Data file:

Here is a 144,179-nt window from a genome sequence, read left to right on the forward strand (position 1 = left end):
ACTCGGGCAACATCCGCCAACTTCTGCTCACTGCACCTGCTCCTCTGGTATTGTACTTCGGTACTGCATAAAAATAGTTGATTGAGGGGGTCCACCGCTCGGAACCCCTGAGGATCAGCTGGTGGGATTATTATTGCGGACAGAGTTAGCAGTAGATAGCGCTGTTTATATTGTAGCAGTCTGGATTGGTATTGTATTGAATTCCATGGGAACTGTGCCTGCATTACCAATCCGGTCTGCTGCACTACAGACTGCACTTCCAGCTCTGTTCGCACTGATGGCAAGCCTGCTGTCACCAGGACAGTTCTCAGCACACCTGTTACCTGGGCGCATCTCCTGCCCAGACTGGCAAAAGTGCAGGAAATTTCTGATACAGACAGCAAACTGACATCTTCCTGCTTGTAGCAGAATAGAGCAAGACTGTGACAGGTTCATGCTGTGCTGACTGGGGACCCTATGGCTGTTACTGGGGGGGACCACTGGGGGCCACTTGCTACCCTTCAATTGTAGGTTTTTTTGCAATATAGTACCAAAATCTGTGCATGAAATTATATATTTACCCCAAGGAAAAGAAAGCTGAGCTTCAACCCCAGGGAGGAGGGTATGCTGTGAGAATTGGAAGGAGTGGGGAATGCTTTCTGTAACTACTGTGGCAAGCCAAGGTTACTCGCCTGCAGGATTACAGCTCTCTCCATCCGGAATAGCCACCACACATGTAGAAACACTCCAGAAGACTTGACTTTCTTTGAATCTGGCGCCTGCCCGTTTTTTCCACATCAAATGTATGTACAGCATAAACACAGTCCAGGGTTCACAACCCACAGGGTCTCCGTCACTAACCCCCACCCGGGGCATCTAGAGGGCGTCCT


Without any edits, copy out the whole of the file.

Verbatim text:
Here is a 144,179-nt window from a genome sequence, read left to right on the forward strand (position 1 = left end):
ACTCGGGCAACATCCGCCAACTTCTGCTCACTGCACCTGCTCCTCTGGTATTGTACTTCGGTACTGCATAAAAATAGTTGATTGAGGGGGTCCACCGCTCGGAACCCCTGAGGATCAGCTGGTGGGATTATTATTGCGGACAGAGTTAGCAGTAGATAGCGCTGTTTATATTGTAGCAGTCTGGATTGGTATTGTATTGAATTCCATGGGAACTGTGCCTGCATTACCAATCCGGTCTGCTGCACTACAGACTGCACTTCCAGCTCTGTTCGCACTGATGGCAAGCCTGCTGTCACCAGGACAGTTCTCAGCACACCTGTTACCTGGGCGCATCTCCTGCCCAGACTGGCAAAAGTGCAGGAAATTTCTGATACAGACAGCAAACTGACATCTTCCTGCTTGTAGCAGAATAGAGCAAGACTGTGACAGGTTCATGCTGTGCTGACTGGGGACCCTATGGCTGTTACTGGGGGGGACCACTGGGGGCCACTTGCTACCCTTCAATTGTAGGTTTTTTTGCAATATAGTACCAAAATCTGTGCATGAAATTATATATTTACCCCAAGGAAAAGAAAGCTGAGCTTCAACCCCAGGGAGGAGGGTATGCTGTGAGAATTGGAAGGAGTGGGGAATGCTTTCTGTAACTACTGTGGCAAGCCAAGGTTACTCGCCTGCAGGATTACAGCTCTCTCCATCCGGAATAGCCACCACACATGTAGAAACACTCCAGAAGACTTGACTTTCTTTGAATCTGGCGCCTGCCCGTTTTTTCCACATCAAATGTATGTACAGCATAAACACAGTCCAGGGTTCACAACCCACAGGGTCTCCGTCACTAACCCCCACCCGGGGCATCTAGAGGGCGTCCT